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How to unlearn a high-salt diet: 5 tips from a nutritionist

Eating less salt usually means eating more whole foods, like fruits and vegetables.

Public health recommendations for salt consumption are no more than 2300 mg (about 1 tsp) a day with an ideal limit set to 1500 mg/day. Most of us are consuming double that amount. That’s because salt is found in everything from pasta sauce to bread.

Now, the Food and Drug Administration wants to change that by implementing a widespread salt reduction initiative throughout the food industry. The plan, to work voluntarily with food companies and restaurants, will focus on reducing salt by 12% in the next two and half years. If successful, it could potentially make a huge impact on health and longevity for most Americans.

The new FDA recommendation will limit the salt amount in over 163 categories

The American Heart Association recently identified the six saltiest foods: bread and rolls, pizza, sandwiches, cold cuts and deli meats and burritos and tacos. Many of these foods top over 1/3 or more daily salt limits.

In addition to these foods, ultra-processed foods (think potato chips and white bread), soda, cheese, condiments, baby food and frozen or quick cook foods also top the list of salt bombs. Consumption of these foods can lead to a massive amount of daily salt intake. More than 70% of Americans salt consumption comes from processed and restaurant foods, according to the Centers for Disease Control and Prevention.

Why the FDA is taking over two years to implement sodium restrictions

There’s an obvious reason why salt is so prevalent in the U.S. food industry: It makes food taste better. Additionally, salt may be a major craving for many individuals. The FDA's decision to implement the 12% reduction slowly, over the course of several years, is to allow individuals a less drastic change in their food choices. A recent Harvard study showed that reducing sodium (along with reductions in trans fat and lowering blood pressure) could result in preventing 94 million premature deaths over the next 25 years.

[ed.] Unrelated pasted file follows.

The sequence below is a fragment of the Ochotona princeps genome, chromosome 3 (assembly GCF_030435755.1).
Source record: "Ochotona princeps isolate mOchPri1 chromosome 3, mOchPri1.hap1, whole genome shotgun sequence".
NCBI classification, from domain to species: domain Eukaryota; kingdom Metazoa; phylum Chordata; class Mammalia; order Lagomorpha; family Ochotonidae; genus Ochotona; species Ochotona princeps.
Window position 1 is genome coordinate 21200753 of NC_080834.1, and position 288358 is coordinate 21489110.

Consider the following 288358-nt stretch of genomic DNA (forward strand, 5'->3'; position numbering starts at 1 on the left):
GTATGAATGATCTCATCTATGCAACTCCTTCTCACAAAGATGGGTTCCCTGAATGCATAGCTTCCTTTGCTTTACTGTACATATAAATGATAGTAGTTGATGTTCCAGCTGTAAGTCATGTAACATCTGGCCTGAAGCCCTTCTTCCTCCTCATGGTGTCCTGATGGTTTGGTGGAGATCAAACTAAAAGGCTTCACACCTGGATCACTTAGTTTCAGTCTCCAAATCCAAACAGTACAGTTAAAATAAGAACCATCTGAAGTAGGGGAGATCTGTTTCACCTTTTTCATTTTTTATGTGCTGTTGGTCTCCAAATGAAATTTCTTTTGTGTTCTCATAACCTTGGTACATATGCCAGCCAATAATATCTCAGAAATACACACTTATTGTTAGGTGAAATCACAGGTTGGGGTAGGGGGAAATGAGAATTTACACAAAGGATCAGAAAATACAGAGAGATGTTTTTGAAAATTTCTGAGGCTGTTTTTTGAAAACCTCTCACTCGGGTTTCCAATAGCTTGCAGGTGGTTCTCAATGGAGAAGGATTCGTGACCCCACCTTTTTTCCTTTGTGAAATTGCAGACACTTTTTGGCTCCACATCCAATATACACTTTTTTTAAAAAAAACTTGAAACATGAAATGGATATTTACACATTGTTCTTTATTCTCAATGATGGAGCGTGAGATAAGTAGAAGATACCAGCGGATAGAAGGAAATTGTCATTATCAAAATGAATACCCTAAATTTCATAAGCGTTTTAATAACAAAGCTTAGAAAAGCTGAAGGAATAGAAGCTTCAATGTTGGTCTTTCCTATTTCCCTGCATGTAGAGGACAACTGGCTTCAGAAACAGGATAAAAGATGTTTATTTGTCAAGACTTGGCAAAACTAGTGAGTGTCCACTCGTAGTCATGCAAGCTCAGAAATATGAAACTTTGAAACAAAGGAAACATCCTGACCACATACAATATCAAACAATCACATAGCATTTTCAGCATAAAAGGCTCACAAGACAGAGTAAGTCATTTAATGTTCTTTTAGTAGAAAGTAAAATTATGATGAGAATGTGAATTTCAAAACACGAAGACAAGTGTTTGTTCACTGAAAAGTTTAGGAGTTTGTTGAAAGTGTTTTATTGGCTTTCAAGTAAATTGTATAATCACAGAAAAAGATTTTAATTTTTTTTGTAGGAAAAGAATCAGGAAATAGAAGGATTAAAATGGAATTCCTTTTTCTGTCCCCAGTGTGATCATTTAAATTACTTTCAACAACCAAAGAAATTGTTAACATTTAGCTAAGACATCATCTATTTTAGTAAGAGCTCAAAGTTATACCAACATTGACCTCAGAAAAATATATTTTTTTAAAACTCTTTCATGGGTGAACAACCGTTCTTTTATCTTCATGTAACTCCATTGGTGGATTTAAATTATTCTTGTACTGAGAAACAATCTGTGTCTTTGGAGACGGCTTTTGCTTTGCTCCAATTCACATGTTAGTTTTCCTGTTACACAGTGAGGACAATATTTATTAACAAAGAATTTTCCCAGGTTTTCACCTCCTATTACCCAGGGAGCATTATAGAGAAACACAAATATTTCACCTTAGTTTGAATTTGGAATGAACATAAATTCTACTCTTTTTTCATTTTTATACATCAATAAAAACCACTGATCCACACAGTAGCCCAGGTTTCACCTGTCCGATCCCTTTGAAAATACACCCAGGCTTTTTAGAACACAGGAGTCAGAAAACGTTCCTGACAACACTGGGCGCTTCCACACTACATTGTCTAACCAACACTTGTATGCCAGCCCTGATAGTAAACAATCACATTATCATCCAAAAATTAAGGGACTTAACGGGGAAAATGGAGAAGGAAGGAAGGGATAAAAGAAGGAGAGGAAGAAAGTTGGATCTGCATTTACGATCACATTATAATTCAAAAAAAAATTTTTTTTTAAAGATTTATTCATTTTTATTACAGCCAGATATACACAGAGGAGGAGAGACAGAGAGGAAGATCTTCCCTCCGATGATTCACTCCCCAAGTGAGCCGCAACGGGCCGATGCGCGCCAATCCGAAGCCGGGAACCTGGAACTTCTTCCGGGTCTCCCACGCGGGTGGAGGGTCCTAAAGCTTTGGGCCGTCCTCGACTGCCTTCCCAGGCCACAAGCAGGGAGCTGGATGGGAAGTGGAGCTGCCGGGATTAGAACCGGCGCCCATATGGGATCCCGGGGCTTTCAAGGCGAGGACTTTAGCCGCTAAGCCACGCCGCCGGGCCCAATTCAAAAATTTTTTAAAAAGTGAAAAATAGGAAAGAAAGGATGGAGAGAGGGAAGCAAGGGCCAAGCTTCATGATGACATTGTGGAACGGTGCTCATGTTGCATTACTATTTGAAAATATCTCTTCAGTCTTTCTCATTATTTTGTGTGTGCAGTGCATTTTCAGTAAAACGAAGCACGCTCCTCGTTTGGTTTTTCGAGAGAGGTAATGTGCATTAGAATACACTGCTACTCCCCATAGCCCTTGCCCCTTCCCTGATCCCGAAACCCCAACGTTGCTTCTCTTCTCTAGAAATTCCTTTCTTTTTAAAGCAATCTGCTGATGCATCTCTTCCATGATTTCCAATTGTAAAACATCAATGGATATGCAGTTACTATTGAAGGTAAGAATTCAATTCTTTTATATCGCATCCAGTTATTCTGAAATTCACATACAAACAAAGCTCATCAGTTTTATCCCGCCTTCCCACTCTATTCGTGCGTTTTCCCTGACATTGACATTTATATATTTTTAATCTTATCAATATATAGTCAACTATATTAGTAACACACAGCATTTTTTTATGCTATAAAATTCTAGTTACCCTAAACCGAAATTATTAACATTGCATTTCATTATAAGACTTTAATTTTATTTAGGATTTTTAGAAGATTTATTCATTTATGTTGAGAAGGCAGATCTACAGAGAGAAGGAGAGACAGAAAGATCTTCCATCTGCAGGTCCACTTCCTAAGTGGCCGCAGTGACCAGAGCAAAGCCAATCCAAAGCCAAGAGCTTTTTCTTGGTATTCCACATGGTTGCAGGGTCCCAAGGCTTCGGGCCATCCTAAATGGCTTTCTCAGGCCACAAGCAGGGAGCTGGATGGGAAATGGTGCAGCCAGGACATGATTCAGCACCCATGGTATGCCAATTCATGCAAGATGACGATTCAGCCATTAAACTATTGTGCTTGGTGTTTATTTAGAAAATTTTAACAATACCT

What does excess salt does to the body?

While some sodium in the diet is necessary for electrolyte balance and muscle health, too much salt translates to much more than just a risk for high blood pressure. A 2015 study showed that even in the absence of high blood pressure, excess salt can negatively impact blood vessels, kidneys, the heart and the brain. There are also numerous studies showing an increase in stroke and heart attack-related deaths associated with high-salt diets. Even more concerning perhaps is the amount of salt children are consuming. Data from the CDC show that almost 9 in 10 U.S. children eat more sodium than recommended and about 1 in 9 children have high blood pressure.

Steps you can take to reduce your sodium intake now

You don’t have to wait for the food industry to change, you can take control today by implementing small improvements in your diet.

1. Cook more.

Making more meals at home can translate to having more control over how much sodium is added to meals. It also means you are not eating out at restaurants and fast food as frequently.

2. Make at least 80% of your diet real food.

Author Michael Pollan defines food as something that comes from nature, is made from nature and will eventually rot. Eating more real food means you are consuming less manufactured calories found in ultra-processed (and often salt bomb) foods.

3. Know your sodium label lingo.

Many food companies have already made efforts to reduce sodium in their product lines.

Finding lower sodium bread, cheese and soups is now easier than ever. First, you need to understand sodium labels. Choosing low-sodium (indicates that there are no more than 140 mg per serving) or very low-sodium products (no more than 35 mg/serving) is the ideal first step. Reduced-sodium foods indicates there is 25% less sodium than the original version and light-sodium foods indicates a reduction of 50% of original. Be aware that foods labeled reduced-sodium and light-sodium may still be considered high-sodium foods. Additionally, a label may not just say “salt” or “sodium” in the ingredient list. Monosodium glutamate (MSG), sodium citrate and sodium phosphate may all indicate added sodium.

4. Utilize more herbs and roots.

Using more herbs in place of salt can help to provide flavor and antioxidants. Consider adding turmeric to eggs, pepper and rosemary to roasted potatoes, or ginger to soups.

5. Choose healthier snacks.

Snacks are major culprits of added sodium. Consider unsalted whole-grain pretzels, apples with no-added salt peanut butter, salt-free nuts and seeds or fresh fruit and vegetables as better alternatives to salty snack foods.

How to unlearn a high-salt diet:

Reducing salt in your diet is similar to making other behavioral changes. The process will vary by person to person based on personal preferences, such as sleep habits, stress management and even hormones. It also involves making a habitual behavior less likely to happen. Since studies show that habits emerge through replication (doing the same thing every day) then unlearning a salt habit may make sense as well.

Making a conscious effort to reduce sodium by forming new habits (having berries over crackers or a handful of unsalted nuts over cheese) can be the first step toward forming new habits. If fueling better means feeling better, you are most likely to maintain the new habit.

Eating less salt may translate to eating more plants and unprocessed foods. If the FDA can achieve their 12% reduction goals over the course of the next few years, these replacements in our diet may be the greatest win to overall health.